However, changes have been proposed to their tours to manage crowds, and Covid-19 has caused further interruption. Be sure to check the Navajo Nation Park site for current information. 


Horseshoe Bend 




Photo courtesy of  Carissa Vegas

Photo courtesy of Carissa Vegas

Horseshoe Bend is a beautiful photo op about 10 miles away from Antelope Canyon in the Glen Canyon National Recreation Area. This scenic bend in the Colorado River creates a 270-degree horseshoe of water around what appears to be an island of towering rock. 

The overlook is a 1.5 mile round-trip hike from the parking lot, located in Page, Arizona. The view faces west, making this a spectacular place for sunset photography.


Patronato San Xavier




Photo courtesy of

Photo courtesy of

This 18th century Catholic church is the oldest intact European structure in Arizona, and is considered the finest example of Spanish Colonial architecture in the United States. 

Two white towers surround baroque architectural sculpture on the front of the church, giving it the name “White Dove of the Desert.” This famous building has been depicted on postage stamps and the official seals of the City of Tucson and Pima County.

Photographers are drawn to this landmark because of its striking architecture contrasting with the surrounding desert landscape. The site is free to visit and a quick easy roadside stop near Tucson for fans of historical architecture.


Chiricahua National Monument




Photo courtesy of Vic Schaefer

Photo courtesy of Vic Schaefer

Southeastern Arizona offers some unique landscapes for photographers, including the hoodoos and balancing rocks of Chiricahua National Monument. A scenic drive and miles of hiking trails await you in this “wonderland of rocks.”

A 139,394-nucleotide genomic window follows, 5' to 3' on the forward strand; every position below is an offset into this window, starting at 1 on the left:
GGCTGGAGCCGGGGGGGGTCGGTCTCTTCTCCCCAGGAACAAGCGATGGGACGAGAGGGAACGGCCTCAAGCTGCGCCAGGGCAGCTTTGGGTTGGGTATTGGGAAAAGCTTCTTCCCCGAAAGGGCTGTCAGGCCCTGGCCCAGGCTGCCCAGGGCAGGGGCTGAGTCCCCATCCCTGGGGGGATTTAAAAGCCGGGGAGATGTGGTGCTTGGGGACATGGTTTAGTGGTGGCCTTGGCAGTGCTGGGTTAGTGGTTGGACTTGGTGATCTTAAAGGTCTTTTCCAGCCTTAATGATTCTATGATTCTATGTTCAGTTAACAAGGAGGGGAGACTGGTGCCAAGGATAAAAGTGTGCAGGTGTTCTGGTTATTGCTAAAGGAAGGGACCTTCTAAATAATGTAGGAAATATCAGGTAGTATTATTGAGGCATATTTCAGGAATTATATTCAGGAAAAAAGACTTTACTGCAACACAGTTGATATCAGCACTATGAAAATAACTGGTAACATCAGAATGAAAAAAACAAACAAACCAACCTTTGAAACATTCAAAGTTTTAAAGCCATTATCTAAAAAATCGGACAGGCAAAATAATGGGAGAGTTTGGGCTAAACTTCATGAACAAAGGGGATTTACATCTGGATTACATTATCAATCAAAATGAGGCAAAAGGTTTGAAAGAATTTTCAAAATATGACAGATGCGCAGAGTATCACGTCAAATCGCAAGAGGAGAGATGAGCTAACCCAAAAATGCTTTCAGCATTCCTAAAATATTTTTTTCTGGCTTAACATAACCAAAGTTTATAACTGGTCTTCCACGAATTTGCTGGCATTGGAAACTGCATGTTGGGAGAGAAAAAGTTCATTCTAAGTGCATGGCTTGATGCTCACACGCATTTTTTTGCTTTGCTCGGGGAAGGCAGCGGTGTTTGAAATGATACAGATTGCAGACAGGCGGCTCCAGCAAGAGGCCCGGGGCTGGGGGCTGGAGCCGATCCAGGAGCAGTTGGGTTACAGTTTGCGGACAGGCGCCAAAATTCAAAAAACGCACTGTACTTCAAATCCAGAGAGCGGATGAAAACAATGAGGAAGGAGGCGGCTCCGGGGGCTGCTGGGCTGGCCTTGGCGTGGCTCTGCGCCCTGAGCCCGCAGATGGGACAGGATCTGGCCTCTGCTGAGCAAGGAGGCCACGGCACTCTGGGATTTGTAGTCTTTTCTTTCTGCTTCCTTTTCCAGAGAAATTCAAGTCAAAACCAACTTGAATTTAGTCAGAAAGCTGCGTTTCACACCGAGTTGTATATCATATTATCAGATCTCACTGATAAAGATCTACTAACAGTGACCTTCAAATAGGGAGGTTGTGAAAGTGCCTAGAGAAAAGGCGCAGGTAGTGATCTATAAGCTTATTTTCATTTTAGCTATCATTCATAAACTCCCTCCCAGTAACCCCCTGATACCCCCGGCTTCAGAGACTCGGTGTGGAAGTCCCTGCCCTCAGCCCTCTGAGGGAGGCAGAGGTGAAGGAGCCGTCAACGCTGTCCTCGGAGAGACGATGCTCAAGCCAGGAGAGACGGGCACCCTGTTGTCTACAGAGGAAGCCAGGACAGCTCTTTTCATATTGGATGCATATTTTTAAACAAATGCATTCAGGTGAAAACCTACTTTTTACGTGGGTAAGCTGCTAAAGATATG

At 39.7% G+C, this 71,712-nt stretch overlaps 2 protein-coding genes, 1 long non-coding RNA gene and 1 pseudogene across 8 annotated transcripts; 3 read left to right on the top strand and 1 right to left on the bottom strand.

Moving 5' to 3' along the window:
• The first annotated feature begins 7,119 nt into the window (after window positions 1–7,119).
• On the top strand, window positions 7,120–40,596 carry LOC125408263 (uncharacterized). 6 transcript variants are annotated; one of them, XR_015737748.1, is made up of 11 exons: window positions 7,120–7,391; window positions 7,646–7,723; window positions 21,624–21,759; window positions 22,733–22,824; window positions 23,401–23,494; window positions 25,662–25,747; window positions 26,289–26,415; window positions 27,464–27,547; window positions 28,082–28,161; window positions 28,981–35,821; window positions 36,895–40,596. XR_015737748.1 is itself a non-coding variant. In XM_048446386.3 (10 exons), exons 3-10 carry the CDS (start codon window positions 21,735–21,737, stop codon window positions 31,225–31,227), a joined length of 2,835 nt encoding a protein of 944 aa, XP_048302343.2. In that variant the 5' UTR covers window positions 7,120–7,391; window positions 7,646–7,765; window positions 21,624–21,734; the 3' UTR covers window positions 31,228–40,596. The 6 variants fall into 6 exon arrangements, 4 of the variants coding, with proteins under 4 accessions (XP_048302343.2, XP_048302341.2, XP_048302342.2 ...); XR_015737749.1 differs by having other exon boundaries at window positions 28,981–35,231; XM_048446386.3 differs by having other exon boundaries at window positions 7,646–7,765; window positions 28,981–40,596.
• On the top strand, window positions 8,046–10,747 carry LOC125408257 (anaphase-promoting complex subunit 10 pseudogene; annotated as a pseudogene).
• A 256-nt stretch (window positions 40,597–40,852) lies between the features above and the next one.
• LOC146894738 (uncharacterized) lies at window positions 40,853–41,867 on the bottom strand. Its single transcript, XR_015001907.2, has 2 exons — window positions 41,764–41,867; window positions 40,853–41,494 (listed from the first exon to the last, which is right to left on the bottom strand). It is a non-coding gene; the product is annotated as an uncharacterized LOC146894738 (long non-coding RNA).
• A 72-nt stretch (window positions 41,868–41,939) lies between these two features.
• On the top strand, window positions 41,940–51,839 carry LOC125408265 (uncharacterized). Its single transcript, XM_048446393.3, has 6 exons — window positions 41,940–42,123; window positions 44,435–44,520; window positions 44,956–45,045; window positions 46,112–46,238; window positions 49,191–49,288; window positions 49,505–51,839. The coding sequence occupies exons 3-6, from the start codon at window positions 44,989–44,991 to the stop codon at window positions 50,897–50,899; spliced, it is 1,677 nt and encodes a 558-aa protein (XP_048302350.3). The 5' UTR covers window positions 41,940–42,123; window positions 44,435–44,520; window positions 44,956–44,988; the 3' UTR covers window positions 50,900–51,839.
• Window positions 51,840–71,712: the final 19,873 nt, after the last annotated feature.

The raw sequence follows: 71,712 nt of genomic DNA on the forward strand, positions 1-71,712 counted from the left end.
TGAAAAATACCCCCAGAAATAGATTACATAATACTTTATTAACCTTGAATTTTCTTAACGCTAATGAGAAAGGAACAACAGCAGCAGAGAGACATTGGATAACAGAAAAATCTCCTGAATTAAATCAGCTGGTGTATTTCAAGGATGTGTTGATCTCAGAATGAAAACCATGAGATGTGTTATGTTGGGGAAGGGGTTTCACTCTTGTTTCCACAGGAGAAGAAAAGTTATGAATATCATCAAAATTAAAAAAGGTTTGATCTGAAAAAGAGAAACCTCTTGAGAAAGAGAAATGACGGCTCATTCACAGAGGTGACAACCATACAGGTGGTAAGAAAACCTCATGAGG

You might also be able to photograph unique wildlife like the white-nosed coati or Chiricahua fox squirrel, both of which are rarely seen outside of Mexico and Central America, except in this special habitat.

Massai Point provides sweeping views overlooking the rhyolite (a type of volcanic rock) rock pinnacles. Also be sure to check out Big Balancing Rock, a geological wonder. 

If you want to see everything this park has to offer, try Big Canyon Loop Trail, which takes you through Echo Canyon, Upper Rhyolite Canyon, Sarah Deming, Heart of Rocks, Big Balanced Rock, Inspiration Point, Mushroom Rock and Ed Riggs trails for 9.5 miles. 

This is a long, strenuous hike, so be prepared with food, water, and of course your favorite camera and lenses to capture the wilderness along the way.




Photo courtesy of Paul Hurd

Photo courtesy of Paul Hurd

Arizona Adventures Awaits

Fall is the perfect time to visit Arizona, so pack your camera gear and explore!

And if you’re interested in activities while you’re in the Grand Canyon State, be sure to read our guides on best hikes in Arizona:

The Best Easy Day Hikes in Arizona > 

Best Moderate Day Hikes in Arizona >